He was a sickly child educated at home for the first few years of his life. Though constitutionally weak, he was good with his hands, making clocks, model boats, and sundials, and imagining "thirty different ways of flying."
As a teenager, his first job was working as a artist's assistant, but he quit when the varnishes began to irritate his breathing. Back at school, his genius for ancient languages, mathematics, music, and invention were discovered by all.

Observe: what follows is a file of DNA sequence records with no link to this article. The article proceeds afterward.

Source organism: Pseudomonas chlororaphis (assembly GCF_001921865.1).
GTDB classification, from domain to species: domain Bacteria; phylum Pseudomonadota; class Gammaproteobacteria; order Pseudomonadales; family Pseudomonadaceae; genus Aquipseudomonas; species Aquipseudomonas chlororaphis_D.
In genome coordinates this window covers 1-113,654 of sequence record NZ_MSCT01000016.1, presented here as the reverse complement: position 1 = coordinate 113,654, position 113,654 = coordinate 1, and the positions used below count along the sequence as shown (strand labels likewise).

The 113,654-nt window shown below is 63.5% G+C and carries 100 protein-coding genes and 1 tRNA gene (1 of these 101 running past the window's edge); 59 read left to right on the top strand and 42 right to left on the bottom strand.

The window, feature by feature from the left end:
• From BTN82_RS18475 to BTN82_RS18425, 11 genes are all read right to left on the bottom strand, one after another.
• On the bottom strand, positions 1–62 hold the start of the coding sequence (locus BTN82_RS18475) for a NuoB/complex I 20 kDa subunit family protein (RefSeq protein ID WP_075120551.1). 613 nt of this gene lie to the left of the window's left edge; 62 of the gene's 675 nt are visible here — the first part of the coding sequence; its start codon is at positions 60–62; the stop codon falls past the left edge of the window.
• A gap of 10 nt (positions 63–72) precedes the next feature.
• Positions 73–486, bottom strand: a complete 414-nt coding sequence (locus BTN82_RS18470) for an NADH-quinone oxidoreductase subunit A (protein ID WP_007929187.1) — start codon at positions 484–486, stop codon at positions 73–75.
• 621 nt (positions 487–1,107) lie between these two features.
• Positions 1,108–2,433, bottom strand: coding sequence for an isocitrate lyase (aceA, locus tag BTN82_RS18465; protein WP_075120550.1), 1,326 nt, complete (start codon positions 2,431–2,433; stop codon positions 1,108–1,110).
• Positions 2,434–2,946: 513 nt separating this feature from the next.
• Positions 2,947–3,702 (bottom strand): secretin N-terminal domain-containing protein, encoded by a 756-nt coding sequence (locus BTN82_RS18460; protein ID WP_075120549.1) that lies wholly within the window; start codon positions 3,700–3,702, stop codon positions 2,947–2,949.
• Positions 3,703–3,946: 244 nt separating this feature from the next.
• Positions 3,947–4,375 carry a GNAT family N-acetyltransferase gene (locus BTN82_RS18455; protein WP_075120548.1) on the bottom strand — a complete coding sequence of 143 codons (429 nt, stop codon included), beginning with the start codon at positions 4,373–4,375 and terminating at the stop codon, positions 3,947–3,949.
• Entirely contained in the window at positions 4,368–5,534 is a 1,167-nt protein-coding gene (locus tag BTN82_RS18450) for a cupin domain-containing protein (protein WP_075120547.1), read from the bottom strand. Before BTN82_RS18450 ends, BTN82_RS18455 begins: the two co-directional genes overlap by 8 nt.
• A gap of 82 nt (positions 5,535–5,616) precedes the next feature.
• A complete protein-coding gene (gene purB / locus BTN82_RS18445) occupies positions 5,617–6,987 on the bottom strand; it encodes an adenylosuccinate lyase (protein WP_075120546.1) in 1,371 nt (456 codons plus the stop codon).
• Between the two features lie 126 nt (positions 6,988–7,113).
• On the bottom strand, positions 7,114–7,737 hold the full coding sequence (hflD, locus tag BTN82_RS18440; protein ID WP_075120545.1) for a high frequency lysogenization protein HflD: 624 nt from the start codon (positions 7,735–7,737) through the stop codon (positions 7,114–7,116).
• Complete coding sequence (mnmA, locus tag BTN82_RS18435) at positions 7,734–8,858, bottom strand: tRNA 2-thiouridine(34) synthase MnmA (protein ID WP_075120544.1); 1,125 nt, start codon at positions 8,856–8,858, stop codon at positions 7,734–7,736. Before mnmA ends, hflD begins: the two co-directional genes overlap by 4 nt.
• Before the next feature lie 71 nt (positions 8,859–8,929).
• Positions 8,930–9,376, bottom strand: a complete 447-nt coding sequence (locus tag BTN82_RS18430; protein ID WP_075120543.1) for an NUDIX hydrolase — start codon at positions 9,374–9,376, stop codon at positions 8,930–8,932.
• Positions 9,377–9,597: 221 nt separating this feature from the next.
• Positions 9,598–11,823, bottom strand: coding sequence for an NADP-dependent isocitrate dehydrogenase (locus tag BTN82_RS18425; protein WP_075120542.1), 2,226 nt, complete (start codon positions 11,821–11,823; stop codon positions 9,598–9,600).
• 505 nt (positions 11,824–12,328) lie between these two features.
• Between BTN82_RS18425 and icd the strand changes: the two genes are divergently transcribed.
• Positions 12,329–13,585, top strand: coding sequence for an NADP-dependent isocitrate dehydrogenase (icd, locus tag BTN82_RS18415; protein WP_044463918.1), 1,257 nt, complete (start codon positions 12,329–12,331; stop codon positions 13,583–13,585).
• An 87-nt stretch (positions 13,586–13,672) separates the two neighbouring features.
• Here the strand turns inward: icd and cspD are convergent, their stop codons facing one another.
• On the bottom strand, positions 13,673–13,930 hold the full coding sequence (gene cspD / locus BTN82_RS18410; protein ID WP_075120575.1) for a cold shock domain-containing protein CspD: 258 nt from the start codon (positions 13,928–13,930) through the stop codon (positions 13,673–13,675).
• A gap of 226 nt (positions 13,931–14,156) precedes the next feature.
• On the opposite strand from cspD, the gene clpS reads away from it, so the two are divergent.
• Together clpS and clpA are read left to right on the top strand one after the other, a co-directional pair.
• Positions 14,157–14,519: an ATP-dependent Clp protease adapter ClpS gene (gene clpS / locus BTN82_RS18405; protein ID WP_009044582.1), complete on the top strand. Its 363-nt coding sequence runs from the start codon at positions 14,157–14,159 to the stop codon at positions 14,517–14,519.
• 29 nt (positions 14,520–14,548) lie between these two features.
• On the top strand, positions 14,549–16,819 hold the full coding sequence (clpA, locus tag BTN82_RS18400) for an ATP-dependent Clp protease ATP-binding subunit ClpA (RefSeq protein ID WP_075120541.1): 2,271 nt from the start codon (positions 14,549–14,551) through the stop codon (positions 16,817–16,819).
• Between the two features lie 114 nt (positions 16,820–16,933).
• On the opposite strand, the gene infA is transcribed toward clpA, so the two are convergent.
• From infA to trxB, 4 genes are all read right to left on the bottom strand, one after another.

As an adult, he was anything but a recluse. In fact, he irritated some conventional scientific introverts. He liked to talk, smoke, and hang out in coffeehouses, and he preferred to flit from various topics in his work. Who was this? This was England's Leonardo, Robert Hooke. A polymath, Hooke made discoveries in electricity, physics, and biology, did the artwork for Micrographia (see below), and helped rebuild London after the Great Fire of 1666.